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Product details

  • Paperback: 240 pages
  • Publisher: Manning Publications; 1 edition (10 July 2011)
  • Language: English
  • ISBN-10: 1935182625
  • ISBN-13: 978-1935182627
  • Product Dimensions: 20.3 x 1.4 x 20.3 cm
  • Average Customer Review: 5.0 out of 5 stars  See all reviews (11 customer reviews)
  • Amazon Bestsellers Rank: 90,139 in Books (See Top 100 in Books)
  • See Complete Table of Contents

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Product Description

About the Author

Matt Pearson is an artist, coder, and award-winning blogger based in Brighton, UK. His popular blog https://zenbullets.com/ recently won "best blog" at the DiMAS awards. Matt is also the creative force behind the 100 Abandoned Artworks Generative Art project https://abandonedart.org/, where you can see many examples of his work.


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6 of 6 people found the following review helpful By Robert O'Rourke on 13 July 2011
Format: Paperback
Buy this book if you are looking for something in between a coding manual, reference book, discussion of and a history of Generative Art. Matt has hit upon a good balance for those who find a pure programming book makes their eyes glaze over and want to understand the why aswell as the how. The book is structured so that the introduction is gradual without getting too heavy on the coding side of things for too long. After that the book deepens your understanding and teaches you some of the more complex and beautiful algorithms used in GenArt. Not only is it an informative an interesting read in its own right it is also a useful reference to come back to again and again.
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3 of 3 people found the following review helpful By Charles Crammond on 6 April 2012
Format: Paperback
Written in a light and humourous style this book provides an excellent introduction to creating generative art via Processing and Object Oriented Programming. It would make a great first book for anyone wanting to learn programming from the ground up, the genertive arts focus, and the open, easy to learn nature provides the perfect framework for learning. It is in someways an up to date version of the BBC Micro, Turtle robot with a pen and the Logo programming language back I remember using at primary school back in the early 80s!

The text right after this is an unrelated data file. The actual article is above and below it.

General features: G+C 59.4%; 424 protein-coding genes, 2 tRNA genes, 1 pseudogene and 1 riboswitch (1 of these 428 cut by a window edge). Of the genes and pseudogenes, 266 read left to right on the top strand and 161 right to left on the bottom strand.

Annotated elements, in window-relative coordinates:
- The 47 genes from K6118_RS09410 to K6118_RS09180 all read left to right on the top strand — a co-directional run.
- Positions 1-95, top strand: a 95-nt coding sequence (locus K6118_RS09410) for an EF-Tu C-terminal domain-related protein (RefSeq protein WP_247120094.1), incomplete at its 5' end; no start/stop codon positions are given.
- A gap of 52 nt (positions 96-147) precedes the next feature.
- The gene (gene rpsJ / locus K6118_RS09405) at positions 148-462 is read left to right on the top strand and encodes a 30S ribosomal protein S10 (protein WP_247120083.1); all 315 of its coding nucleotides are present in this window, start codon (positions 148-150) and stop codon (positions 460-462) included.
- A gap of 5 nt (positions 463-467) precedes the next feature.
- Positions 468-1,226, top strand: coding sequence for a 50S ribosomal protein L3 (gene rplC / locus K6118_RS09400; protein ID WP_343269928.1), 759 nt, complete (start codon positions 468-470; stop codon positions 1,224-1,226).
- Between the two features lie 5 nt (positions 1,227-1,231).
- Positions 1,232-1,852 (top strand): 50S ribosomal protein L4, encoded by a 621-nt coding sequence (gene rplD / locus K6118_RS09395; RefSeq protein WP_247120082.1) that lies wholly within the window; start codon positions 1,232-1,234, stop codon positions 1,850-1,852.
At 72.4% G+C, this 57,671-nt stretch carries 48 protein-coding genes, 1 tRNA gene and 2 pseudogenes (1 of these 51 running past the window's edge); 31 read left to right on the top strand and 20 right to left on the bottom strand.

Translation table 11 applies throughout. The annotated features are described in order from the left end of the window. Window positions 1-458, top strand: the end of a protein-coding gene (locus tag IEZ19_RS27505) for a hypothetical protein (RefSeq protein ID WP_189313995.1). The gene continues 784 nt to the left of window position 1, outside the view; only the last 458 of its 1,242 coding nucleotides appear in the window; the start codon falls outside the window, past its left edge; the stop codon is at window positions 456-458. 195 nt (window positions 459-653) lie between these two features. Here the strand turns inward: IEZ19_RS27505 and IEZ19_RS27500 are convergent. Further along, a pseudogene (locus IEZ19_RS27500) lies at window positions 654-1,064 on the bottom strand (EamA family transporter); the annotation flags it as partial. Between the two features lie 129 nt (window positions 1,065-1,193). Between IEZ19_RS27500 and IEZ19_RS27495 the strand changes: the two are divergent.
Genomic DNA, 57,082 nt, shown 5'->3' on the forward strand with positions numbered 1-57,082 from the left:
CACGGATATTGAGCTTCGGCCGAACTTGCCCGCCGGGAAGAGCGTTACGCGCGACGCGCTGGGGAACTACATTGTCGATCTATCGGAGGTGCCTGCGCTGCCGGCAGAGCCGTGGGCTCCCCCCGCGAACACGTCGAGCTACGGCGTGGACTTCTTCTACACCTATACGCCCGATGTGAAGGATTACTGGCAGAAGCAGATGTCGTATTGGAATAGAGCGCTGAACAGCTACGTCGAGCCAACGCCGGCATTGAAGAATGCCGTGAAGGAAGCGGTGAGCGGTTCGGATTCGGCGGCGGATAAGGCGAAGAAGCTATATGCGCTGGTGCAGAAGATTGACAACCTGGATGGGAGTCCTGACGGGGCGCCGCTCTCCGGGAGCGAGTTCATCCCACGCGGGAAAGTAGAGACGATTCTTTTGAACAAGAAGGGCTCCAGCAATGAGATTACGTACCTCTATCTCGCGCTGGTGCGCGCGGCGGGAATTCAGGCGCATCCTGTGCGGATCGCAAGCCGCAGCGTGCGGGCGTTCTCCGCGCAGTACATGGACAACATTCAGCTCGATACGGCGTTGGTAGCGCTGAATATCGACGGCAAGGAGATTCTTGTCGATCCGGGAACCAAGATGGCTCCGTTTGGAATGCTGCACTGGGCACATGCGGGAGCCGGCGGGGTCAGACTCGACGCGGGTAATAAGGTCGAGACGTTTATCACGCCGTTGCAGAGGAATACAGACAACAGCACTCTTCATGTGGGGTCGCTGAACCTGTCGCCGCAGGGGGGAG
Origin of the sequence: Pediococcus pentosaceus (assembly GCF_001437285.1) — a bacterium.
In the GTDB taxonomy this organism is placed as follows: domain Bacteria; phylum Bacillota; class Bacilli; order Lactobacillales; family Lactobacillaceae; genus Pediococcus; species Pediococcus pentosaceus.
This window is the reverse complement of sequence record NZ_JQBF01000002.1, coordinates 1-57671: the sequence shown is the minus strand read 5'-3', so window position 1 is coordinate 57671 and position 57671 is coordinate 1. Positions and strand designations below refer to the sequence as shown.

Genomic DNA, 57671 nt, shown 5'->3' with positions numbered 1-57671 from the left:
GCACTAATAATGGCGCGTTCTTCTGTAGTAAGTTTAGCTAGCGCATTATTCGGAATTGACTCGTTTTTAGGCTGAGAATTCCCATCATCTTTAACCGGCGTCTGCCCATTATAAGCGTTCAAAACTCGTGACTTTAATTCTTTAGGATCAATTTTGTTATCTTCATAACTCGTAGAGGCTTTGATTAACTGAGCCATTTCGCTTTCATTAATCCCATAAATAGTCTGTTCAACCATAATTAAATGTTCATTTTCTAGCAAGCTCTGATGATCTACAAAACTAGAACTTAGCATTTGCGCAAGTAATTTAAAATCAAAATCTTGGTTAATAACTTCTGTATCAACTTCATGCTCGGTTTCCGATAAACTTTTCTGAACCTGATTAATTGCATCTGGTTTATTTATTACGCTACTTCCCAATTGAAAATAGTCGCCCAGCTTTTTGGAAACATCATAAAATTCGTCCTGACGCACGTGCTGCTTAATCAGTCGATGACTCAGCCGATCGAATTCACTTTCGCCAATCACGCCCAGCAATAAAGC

The programming side is good for artists wanting to learn programming graphics, however the arts side isn't developed enough for programmers wanting to learn about arts, however it isn't intended for that, so thats not really a critism.

I started out using my iPad 2 and the only currently availible Processing app. I managed to get as far as Chapter 5 when 3d graphics where introduced (it seems Apple havn't opened up WebGL on the iPad yet, except for advert, no surprise really, bunch of joyless, humourless, grasping meanies that they are).
I then jumped onto the PC to finish the rest off.

What I was left with after finishing was a smile and some nice code and templates for my own explorations.

Overall it's entertaining and is great for teaching anyone the fundamentals of programming (on anything, what you learn is easily transferable to say JavaScript) and fun book.
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2 of 2 people found the following review helpful By Filip on 18 Aug 2011
Format: Paperback
The book starts with foreword by Marius Watz giving a very good overall introduction to computers in the arts especially the history of processing Processing. This is followed by Matt setting context for the reader, giving his background and how his interest in generative art developed. My favorite "about this book" section, positions the book in terms of how it should be read and making clear that by no means the book attempts to teach you how to be an artist, but rather how to think about the process.